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The carbon footprint of meal kits—precisely-portioned, pre-packaged ingredients delivered to consumers who want to cook fuss-free meals—is 1/3 lower than cooking meals from regular, store-bought groceries.
These findings from a recent study are somewhat surprising, because it’s commonly assumed that all the packaging waste involved in pre-prepared meal kits puts their environmental impact off the charts. Food packaging makes up around ⅔ of the discarded packaging overall in the United States, and with meal kits becoming an increasingly popular phenomenon in the country, they have attracted bad press for the amount of waste they contribute to that pile.
But the new study finds that this waste is substantially offset by all the emissions saved, mainly by the huge reductions in food waste that come with serving consumers tailored portions of food.
To make this discovery the researchers did a life cycle analysis that compared the impacts of five meals—including salmon, salad, a cheeseburger, and a pasta dish—prepared either from the ingredients in a delivered meal kit, or from ingredients purchased in a traditional grocery shop. The analysis took into account the resources used to farm, transport, and refrigerate the ingredients for each meal, and the emissions cost of food lost along the way, or wasted at the consumer level.
With everything factored in, the meals prepared from grocery store ingredients contributed on average 33% more emissions than those originating from meal kits.
Broken down by meal, the grocery store-origin pasta dish generated 124% more emissions than the same meal prepared from the ingredients in a delivered meal kit. For salmon, emissions from the grocery store dish were 28% higher, and for salad, that figure was 43%.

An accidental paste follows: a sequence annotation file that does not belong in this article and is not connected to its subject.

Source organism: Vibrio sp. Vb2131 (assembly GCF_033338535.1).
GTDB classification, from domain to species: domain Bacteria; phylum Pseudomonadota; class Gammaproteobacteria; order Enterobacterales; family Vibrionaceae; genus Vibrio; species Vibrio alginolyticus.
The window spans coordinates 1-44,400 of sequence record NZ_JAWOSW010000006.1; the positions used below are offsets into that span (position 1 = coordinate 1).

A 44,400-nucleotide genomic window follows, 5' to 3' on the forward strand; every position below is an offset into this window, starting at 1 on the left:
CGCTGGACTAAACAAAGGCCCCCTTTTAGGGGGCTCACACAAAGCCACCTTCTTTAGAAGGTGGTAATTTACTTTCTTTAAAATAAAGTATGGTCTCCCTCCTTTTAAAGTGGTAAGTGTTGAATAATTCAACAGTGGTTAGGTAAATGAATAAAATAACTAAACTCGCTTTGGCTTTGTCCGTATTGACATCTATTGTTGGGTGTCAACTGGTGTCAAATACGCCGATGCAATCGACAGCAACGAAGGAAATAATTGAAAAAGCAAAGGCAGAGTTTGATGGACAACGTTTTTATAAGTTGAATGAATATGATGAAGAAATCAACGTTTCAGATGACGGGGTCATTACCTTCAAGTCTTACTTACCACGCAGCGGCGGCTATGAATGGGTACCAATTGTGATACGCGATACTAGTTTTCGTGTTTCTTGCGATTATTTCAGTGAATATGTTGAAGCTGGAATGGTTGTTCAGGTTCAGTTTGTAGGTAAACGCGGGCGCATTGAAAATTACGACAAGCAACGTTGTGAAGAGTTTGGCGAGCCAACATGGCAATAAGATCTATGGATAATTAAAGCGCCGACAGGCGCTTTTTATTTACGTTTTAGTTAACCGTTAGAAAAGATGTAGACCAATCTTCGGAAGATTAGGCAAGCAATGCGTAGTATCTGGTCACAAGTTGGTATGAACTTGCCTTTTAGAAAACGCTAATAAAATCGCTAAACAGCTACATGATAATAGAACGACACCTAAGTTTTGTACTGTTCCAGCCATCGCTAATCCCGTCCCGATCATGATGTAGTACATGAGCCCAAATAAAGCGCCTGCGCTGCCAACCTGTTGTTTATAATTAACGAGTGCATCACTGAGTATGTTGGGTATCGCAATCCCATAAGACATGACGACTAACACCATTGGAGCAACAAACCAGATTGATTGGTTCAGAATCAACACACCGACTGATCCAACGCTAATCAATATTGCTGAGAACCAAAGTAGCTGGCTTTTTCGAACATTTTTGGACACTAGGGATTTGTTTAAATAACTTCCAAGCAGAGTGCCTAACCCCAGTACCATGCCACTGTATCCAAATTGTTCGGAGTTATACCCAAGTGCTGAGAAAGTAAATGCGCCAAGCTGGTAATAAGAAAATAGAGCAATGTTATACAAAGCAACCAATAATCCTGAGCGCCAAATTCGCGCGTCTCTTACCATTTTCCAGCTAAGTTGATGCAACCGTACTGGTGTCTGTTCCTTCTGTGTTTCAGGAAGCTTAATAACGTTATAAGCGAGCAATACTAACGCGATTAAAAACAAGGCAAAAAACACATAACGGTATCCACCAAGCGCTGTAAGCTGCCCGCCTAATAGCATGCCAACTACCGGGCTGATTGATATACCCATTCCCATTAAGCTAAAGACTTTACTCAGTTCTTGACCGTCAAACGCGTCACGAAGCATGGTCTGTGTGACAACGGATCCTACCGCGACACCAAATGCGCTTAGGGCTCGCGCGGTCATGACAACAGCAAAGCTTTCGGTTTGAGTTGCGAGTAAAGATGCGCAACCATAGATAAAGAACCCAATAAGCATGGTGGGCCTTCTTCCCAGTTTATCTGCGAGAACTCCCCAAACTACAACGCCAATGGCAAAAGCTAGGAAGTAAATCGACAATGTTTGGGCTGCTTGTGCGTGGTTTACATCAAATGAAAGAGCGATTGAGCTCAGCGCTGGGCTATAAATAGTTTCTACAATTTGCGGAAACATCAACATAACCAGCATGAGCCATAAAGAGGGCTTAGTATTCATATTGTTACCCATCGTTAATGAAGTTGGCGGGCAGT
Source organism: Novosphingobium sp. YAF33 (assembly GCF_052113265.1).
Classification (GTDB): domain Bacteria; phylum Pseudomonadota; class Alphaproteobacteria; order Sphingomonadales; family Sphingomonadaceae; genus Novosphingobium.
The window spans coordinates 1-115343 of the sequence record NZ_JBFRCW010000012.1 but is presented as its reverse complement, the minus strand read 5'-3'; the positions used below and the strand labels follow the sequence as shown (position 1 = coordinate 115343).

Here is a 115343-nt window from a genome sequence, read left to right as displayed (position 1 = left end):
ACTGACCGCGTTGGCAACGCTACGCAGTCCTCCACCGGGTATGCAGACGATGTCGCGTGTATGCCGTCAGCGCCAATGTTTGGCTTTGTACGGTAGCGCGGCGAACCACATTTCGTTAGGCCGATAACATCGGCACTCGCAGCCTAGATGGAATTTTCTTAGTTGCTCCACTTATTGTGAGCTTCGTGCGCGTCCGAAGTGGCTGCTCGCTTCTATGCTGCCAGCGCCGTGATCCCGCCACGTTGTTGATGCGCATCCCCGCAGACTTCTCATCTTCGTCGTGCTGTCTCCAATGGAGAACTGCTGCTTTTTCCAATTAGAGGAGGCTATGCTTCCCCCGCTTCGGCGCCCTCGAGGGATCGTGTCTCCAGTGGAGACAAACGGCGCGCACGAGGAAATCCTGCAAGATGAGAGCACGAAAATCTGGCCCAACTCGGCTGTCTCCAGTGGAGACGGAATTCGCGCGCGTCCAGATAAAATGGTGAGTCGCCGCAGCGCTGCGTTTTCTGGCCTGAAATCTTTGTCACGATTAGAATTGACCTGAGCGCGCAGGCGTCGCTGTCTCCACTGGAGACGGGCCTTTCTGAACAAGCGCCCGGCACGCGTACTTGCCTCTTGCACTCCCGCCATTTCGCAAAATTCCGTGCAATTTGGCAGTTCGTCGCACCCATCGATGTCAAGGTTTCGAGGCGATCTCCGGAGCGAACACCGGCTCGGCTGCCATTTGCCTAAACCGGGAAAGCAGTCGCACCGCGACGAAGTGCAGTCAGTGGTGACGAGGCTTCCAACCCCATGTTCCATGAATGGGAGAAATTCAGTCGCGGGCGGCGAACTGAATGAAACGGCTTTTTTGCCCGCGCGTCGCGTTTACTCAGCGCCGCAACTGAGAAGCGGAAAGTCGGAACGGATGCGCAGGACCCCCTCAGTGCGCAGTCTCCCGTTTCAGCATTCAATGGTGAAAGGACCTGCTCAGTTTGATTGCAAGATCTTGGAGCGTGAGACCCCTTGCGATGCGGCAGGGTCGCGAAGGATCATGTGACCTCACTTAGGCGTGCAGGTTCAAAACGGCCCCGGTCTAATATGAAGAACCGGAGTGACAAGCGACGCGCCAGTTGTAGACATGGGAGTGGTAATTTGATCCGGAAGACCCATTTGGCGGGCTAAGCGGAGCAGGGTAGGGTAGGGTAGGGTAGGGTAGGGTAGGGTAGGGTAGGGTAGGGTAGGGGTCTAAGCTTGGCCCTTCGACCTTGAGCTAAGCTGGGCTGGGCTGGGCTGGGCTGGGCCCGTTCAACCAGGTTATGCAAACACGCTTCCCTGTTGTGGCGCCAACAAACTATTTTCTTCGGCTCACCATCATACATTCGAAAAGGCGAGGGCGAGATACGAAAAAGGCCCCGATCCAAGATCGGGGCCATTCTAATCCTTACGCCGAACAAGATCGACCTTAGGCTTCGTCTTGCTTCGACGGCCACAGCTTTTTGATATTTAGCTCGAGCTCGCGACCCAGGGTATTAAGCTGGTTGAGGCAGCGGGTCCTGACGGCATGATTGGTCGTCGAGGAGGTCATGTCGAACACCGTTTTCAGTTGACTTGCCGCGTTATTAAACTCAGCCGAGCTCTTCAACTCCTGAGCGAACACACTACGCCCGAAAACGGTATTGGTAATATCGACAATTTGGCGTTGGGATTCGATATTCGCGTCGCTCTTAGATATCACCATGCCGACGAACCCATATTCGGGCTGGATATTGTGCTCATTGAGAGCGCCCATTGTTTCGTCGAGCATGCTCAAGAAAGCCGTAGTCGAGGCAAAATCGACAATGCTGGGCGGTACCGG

This meal kit advantage occurs mainly because their perfectly tailored portions mean that only minimal amounts of leftover food are tossed in the bin – reducing the huge emissions cost of wasted food. On the other hand, grocery shopping is notoriously imprecise, meaning for example that consumers shopping for a recipe might grab one potato too many, which then gets forgotten in the back of a cupboard, before being tossed in the trash.
As well as this, the retail process itself can be wasteful: grocery stores often overstock food that gets thrown away, or ditch food that becomes blemished or bruised. The costs of producing all this ultimately wasted produce were also factored into the life-cycle analysis, contributing to the higher emissions profile of shop-bought ingredients.
As well as this, meal kits skip the resource-intensive step of refrigerating food in grocery stores, instead relying on more efficient cooling packs used to preserve delivered meals. And, while it might seem like delivering meal kits one-by-one to consumers’ homes would have a huge transport cost, in fact it’s far outstripped by the emissions generated by consumers driving their cars back and forth between shops and their homes, every time they need groceries. Grocery meals also exceeded meal kits on factors like land-use, and acidification.
However, one area where meal kits could improve over their grocery-store counterparts is in the heavy use of packaging, the researchers determined. This makes a strong case for producing meal kit packaging from recyclable goods, so that less waste ends up festering in landfills.
And we may want to seriously consider these improvements, because as the researchers point out: “the way consumers purchase and receive food is undergoing substantial transformation, and meal kits are likely to be part of it in some way.” Far from being just a gimmick of modern convenience, the results of the study suggest that with a little streamlining, the rise of the meal kit as a fixture of our modern diets could even become a tool for positive environmental change.